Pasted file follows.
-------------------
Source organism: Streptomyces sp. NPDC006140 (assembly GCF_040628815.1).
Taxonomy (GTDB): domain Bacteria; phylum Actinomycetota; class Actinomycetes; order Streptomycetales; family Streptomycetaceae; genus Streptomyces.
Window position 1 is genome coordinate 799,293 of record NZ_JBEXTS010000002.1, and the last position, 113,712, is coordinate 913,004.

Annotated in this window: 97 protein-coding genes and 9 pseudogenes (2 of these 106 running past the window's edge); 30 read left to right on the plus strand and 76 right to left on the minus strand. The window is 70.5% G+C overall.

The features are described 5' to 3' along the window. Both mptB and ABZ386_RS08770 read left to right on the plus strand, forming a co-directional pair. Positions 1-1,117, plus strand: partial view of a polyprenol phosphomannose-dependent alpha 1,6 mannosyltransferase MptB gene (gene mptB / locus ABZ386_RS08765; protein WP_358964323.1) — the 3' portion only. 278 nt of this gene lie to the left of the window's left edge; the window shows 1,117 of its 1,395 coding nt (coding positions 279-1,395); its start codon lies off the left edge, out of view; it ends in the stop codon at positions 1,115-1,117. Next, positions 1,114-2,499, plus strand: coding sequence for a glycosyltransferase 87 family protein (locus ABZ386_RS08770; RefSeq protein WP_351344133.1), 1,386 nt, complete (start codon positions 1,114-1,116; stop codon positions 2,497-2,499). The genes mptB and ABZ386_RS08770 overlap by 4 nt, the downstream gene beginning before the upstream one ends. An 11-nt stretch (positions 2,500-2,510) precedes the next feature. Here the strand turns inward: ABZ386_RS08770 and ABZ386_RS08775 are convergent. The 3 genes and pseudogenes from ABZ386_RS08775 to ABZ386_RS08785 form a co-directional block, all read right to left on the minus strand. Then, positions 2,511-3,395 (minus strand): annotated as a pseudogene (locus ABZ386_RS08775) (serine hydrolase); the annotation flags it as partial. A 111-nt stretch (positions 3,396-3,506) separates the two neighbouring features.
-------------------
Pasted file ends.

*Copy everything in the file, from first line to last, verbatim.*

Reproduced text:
Source organism: Streptomyces sp. NPDC006140 (assembly GCF_040628815.1).
Taxonomy (GTDB): domain Bacteria; phylum Actinomycetota; class Actinomycetes; order Streptomycetales; family Streptomycetaceae; genus Streptomyces.
Window position 1 is genome coordinate 799,293 of record NZ_JBEXTS010000002.1, and the last position, 113,712, is coordinate 913,004.

Annotated in this window: 97 protein-coding genes and 9 pseudogenes (2 of these 106 running past the window's edge); 30 read left to right on the plus strand and 76 right to left on the minus strand. The window is 70.5% G+C overall.

The features are described 5' to 3' along the window. Both mptB and ABZ386_RS08770 read left to right on the plus strand, forming a co-directional pair. Positions 1-1,117, plus strand: partial view of a polyprenol phosphomannose-dependent alpha 1,6 mannosyltransferase MptB gene (gene mptB / locus ABZ386_RS08765; protein WP_358964323.1) — the 3' portion only. 278 nt of this gene lie to the left of the window's left edge; the window shows 1,117 of its 1,395 coding nt (coding positions 279-1,395); its start codon lies off the left edge, out of view; it ends in the stop codon at positions 1,115-1,117. Next, positions 1,114-2,499, plus strand: coding sequence for a glycosyltransferase 87 family protein (locus ABZ386_RS08770; RefSeq protein WP_351344133.1), 1,386 nt, complete (start codon positions 1,114-1,116; stop codon positions 2,497-2,499). The genes mptB and ABZ386_RS08770 overlap by 4 nt, the downstream gene beginning before the upstream one ends. An 11-nt stretch (positions 2,500-2,510) precedes the next feature. Here the strand turns inward: ABZ386_RS08770 and ABZ386_RS08775 are convergent. The 3 genes and pseudogenes from ABZ386_RS08775 to ABZ386_RS08785 form a co-directional block, all read right to left on the minus strand. Then, positions 2,511-3,395 (minus strand): annotated as a pseudogene (locus ABZ386_RS08775) (serine hydrolase); the annotation flags it as partial. A 111-nt stretch (positions 3,396-3,506) separates the two neighbouring features.